It’s tricky. It’s fun.  It’s a puzzle worth solving.

Cover page

Since I wanted to complete a second book while the class is still “live” and people were posting their homework and books over on our flickr site, I just looked around my house and my sketchbooks for images that I could use in the book even though the images wouldn’t necessarily go together.

Pages 1 – 2

After I completed all the drawings, I painted selected areas with gesso, then added additional details and shading.

Pages 3 – 4

As it turned out,  my sketchbooks were a handy source of inspiration.  Also using drawings from my own sketch books meant that I was drawing objects I had already drawn at least once, so I could draw them confidently and quickly directly into a real book that I spent hours creating (and didn’t want to mess up). . . A couple of good reasons to draw in a sketchbook on a regular basis.

Fortunately, if we made a drawing mistake that needed fixing, Carla taught us how to patch areas with a piece of prepared junk mail.  I had to do a lot of patching with this book, but unless you know where to look, they’re not noticeable.  I corrected a mistake on the lower part of the light bulb on page 10 with a square yellow patch.  I was surprised to see that it actually looks better with the patch.

Pages 5 – 6

As I added the drawings, I jumped around from one section to another, starting in the middle of the book and working my way backwards and forwards.  It took awhile to figure out what to do for the front cover.  Finally, I unbound the book and added another page to the front of the book after the rest of the book was completed.

Pages 7 – 8

The giraffe on page seven was inspired by a sketchbook page that I did last year at the Oakland Zoo. The owl was inspired by some bookends that are much more serious looking.  Maybe that’s why he seems so surprised.

Pages 9 – 10

I enjoy this process and want to explore it further.  With a bit more planning and care, the books could be even more amazing.   I love the idea that the junk mail is a free source of material that I could use in many ways, including collage.  Meanwhile, I’m collecting more junk mail for another round of painting and drawing.

Back Cover

My Junk Mail Secret Diary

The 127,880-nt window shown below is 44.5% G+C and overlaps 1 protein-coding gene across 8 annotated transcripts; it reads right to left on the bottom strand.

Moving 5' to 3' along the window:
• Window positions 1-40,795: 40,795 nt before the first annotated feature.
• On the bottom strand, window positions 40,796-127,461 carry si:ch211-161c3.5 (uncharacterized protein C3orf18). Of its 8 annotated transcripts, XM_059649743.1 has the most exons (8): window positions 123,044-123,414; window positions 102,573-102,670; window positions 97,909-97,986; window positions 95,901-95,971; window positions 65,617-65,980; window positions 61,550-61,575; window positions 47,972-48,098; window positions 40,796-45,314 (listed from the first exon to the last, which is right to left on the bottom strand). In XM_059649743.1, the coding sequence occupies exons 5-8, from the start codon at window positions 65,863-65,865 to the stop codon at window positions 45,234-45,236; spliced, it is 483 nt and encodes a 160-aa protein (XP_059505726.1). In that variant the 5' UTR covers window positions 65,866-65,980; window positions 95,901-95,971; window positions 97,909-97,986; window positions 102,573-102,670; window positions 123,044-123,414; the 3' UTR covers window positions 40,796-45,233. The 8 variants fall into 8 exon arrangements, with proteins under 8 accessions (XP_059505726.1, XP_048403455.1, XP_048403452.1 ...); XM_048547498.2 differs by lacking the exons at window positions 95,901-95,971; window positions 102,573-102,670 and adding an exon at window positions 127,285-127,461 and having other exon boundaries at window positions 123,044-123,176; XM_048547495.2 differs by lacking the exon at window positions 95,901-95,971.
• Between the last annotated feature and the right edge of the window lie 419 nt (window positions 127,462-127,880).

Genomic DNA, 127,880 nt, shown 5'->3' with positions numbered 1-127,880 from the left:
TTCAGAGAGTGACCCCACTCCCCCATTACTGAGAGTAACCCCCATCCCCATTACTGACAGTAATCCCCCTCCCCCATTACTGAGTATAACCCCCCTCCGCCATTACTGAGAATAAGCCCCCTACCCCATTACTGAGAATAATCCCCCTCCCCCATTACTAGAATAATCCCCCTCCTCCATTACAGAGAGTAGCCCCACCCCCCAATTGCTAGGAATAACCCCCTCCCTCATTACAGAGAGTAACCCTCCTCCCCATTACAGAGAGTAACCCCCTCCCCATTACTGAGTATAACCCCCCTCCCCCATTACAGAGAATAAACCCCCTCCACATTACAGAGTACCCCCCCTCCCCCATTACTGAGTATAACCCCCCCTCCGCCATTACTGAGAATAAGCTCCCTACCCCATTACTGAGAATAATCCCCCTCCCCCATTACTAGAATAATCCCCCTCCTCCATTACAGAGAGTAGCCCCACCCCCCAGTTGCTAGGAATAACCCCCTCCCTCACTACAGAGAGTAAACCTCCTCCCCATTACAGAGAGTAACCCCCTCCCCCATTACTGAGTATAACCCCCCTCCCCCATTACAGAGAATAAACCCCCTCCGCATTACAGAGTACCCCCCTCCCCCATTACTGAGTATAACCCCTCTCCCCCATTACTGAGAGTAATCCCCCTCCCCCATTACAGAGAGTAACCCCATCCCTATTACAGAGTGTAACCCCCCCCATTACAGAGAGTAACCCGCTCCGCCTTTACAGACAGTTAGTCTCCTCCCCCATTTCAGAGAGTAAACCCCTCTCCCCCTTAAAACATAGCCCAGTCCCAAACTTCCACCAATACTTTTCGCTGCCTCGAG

This week I took Carla Sonheim’s five day online class to create a Junk Mail Artist Book. The class is described as a “mixed-media-junkie’s dream project” where we would take junk mail, add gesso and watercolor along with other techniques to create a unique irregularly shaped puzzle book. Carla’s description and photos on her blog convinced me that I had to try it. Plus, I have all the needed supplies already and an endless supply of junk mail!

We practiced drawing every day to be ready to draw in the book by day four. We did some one-liner drawings (no lifting the pen until the drawing is finished)

and some imaginary animals to get the imagination fired up.
Meanwhile, we applied gesso to our junk mail with a brayer to create texture, then painted the pieces with a couple layers of watercolor.

And did more drawing

so that by the time the junk mail was bound into a book, we were ready to draw directly into the book.  Here’s a photo of the bound pages ready for drawings.

The most exciting part of the project was to create drawings that overlap onto the next page.  The drawings on one page morph into a different drawing on the next page. For example, notice how the handle of the teapot on page two below becomes the center of a sunflower on page four.  Surprisingly the drawings were not difficult.  I guess all the warm-ups and practice drawing got me charged up and ready to go.  As I worked on the pages, I realized that I was creating a secret diary complete with a lock and key on the cover page. On each page I selected areas to highlight with painted gesso.  I completed the entire book in a couple hours, then set it aside awaiting instructions the following day.  For the last step, I added details and shading with marking pen and vine charcoal.   I added a bit of soft pastel to enhance the color.  Here are the completed pages:

Cover Page

Pages 1 & 2

Pages 3 & 4

Pages 5 & 6

Pages 7 – 8

And now, my secret diary’s no secret anymore.

Is it art?

An interesting exhibit at the Oakland Museum of California invites the museum goer to think about the definition of art.  A couple definitions and some information is provided, but the participant ultimately must decide.  Using “yes” or “no ticket stubs participants can vote on three objects and determine if they are or are not works of art.

In the gift shop I picked up the mug with the question, “is it art?”